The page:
288 pages, no illustrations
Our bodies and body processes evolved to allow our ancestors the best chance of survival as hunter-gatherers in the Savannah. Our brains, on the other hand, have evolved intelligence, imagination, and foresight, allowing us to leave all other creatures behind, and develop complex societies, cultures, and lifestyles, far removed from those of our ancestors.
The development of a modern human in utero still reflects our past, and we have created a modern, artificial world that is out of tune with our evolved bodies. Could it be that this mismatch has led to the current deadly explosion in 'lifestyle' diseases such as diabetes and obesity, and will it lead to increasingly frequent epidemics? We appear unable to evolve out of this problem, and unwilling to return to a different way of life, so how can we understand and address this increasingly crucial challenge?
Gluckman and Hanson set out the case, examining issues that are at times controversial and speculative. Utilizing the latest research in epigenetics (that genes may be environmentally modified), they propose that intervention in early human development, alongside a better focus on the health of potential mothers, can make future generations better suited to the modern world.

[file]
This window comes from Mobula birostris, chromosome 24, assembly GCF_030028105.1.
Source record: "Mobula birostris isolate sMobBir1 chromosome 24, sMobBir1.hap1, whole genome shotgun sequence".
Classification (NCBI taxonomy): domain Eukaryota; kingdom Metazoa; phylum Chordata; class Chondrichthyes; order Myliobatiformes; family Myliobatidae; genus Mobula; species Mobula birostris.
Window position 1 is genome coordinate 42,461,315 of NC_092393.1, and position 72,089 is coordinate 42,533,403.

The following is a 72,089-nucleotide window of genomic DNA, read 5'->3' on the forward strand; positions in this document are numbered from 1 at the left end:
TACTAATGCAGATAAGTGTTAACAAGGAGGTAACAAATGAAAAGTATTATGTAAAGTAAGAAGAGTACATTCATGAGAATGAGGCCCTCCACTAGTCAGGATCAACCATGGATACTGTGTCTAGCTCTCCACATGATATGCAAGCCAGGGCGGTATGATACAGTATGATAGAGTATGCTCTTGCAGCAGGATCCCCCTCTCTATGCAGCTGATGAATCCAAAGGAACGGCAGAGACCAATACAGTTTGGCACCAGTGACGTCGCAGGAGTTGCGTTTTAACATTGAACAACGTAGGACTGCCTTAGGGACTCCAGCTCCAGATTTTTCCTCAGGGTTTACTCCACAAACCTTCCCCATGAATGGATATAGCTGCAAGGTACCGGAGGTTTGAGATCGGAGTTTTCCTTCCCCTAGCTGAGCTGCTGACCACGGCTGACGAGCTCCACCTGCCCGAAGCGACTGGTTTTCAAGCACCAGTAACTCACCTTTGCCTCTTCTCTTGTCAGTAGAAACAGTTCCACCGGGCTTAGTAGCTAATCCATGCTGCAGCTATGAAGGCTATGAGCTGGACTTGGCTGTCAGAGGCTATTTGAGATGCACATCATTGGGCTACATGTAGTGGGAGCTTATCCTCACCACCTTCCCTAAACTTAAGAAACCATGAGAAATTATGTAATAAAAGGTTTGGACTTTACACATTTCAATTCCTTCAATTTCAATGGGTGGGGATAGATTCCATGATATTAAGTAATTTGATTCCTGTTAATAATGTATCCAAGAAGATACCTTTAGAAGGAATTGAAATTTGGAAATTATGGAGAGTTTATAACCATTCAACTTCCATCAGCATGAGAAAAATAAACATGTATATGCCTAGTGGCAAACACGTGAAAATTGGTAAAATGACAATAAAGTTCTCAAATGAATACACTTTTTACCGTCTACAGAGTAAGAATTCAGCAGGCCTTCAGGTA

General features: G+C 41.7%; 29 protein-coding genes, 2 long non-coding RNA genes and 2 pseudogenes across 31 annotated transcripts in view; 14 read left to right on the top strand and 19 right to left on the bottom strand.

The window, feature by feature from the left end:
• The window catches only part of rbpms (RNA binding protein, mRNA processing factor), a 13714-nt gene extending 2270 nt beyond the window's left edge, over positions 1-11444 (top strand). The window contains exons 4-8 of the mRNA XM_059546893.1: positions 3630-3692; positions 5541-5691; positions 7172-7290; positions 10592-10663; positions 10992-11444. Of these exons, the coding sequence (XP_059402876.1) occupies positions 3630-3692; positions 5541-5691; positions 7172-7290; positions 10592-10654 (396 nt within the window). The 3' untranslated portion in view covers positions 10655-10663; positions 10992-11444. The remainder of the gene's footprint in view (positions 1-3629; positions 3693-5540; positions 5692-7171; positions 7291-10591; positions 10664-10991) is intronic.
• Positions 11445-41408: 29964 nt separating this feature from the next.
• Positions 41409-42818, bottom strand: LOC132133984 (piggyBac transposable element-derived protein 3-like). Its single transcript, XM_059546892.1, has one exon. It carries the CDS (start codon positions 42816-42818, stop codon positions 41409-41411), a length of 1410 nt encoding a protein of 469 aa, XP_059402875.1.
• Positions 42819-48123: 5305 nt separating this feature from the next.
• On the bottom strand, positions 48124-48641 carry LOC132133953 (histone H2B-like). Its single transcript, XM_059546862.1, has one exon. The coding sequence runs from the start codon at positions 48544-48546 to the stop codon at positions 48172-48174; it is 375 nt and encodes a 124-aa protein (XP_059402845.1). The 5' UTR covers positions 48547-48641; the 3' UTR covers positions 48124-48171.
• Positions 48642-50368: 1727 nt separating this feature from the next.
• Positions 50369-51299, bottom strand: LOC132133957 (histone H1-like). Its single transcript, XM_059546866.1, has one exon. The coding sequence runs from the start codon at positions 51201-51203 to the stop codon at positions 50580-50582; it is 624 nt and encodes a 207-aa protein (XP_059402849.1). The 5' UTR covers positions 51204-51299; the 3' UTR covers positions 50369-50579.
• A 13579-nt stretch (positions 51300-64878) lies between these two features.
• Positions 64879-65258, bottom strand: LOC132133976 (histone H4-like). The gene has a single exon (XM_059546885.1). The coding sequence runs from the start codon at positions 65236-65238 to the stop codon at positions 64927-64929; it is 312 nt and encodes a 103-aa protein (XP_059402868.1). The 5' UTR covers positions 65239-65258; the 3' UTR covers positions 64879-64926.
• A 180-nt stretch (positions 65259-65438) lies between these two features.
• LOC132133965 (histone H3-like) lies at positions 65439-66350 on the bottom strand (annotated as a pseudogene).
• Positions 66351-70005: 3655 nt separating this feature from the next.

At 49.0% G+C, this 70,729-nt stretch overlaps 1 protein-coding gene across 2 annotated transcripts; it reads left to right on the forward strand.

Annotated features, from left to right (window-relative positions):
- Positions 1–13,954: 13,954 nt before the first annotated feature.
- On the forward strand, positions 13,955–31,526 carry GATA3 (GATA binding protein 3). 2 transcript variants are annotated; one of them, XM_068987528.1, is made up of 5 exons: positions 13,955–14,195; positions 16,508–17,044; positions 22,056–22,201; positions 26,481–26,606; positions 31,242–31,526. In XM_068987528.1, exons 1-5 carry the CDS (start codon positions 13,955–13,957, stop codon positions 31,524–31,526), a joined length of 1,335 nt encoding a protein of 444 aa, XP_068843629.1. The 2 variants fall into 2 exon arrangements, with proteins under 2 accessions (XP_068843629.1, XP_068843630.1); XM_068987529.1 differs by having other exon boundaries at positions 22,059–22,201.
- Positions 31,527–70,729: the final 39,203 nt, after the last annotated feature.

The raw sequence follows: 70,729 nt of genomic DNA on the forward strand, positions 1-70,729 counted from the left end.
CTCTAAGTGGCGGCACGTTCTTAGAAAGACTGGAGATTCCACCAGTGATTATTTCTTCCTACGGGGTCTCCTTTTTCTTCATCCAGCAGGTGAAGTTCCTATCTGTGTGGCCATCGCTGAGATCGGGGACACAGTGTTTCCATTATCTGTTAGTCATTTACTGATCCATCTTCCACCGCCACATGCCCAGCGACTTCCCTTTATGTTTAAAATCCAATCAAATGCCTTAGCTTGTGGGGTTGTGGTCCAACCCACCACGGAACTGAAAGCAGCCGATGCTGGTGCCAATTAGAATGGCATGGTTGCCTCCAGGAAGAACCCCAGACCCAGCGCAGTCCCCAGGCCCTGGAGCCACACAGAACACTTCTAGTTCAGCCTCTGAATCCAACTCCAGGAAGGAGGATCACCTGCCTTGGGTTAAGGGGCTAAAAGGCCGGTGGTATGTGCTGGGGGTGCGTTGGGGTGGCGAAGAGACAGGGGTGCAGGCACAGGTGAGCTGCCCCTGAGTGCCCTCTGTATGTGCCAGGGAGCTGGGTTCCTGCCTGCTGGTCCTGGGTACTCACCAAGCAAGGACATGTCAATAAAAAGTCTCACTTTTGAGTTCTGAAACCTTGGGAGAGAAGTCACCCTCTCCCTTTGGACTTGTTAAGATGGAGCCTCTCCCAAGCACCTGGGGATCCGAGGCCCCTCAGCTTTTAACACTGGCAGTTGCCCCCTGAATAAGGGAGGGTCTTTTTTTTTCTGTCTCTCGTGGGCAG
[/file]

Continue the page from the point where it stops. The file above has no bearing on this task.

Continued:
Thought-provoking...this book conveys admirably, for a non-specialist reader, the implications of an important idea. Michael Sargent, Nature (Books and Arts Review) Compelling book Laura Howes, Chemistry World Essential reading for anybody interested in the fascinating complexities of human biology...A most timely and innovative contribution to the popular debate about genes and the environment. Robert Winston, from the Foreword A fascinating and important journey through the development and evolution of human health. Lewis Wolpert Some possible solutions are suggested here, but for the most part Hanson and Gluckman just lay the cards out on the table for you to contemplate, which is refreshing. They offer a very humane insight that can help us all make sense of the modern world and our place in it. Margaret Bartlett, Health and Fitness
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